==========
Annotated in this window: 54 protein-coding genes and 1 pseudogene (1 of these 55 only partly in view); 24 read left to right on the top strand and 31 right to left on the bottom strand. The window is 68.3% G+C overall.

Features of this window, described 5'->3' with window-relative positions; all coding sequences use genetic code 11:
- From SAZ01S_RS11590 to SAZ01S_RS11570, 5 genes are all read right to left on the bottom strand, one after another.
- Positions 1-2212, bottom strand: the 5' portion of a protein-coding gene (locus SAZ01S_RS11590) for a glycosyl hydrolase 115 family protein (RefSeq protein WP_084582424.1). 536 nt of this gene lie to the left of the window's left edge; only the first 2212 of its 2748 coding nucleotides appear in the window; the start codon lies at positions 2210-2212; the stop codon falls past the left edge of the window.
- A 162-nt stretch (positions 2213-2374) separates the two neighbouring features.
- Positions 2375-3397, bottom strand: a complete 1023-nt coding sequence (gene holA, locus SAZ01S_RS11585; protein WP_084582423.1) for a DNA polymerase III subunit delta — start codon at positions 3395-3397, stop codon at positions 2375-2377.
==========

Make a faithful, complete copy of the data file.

Annotated in this window: 54 protein-coding genes and 1 pseudogene (1 of these 55 only partly in view); 24 read left to right on the top strand and 31 right to left on the bottom strand. The window is 68.3% G+C overall.

Features of this window, described 5'->3' with window-relative positions; all coding sequences use genetic code 11:
- From SAZ01S_RS11590 to SAZ01S_RS11570, 5 genes are all read right to left on the bottom strand, one after another.
- Positions 1-2212, bottom strand: the 5' portion of a protein-coding gene (locus SAZ01S_RS11590) for a glycosyl hydrolase 115 family protein (RefSeq protein WP_084582424.1). 536 nt of this gene lie to the left of the window's left edge; only the first 2212 of its 2748 coding nucleotides appear in the window; the start codon lies at positions 2210-2212; the stop codon falls past the left edge of the window.
- A 162-nt stretch (positions 2213-2374) separates the two neighbouring features.
- Positions 2375-3397, bottom strand: a complete 1023-nt coding sequence (gene holA, locus SAZ01S_RS11585; protein WP_084582423.1) for a DNA polymerase III subunit delta — start codon at positions 3395-3397, stop codon at positions 2375-2377.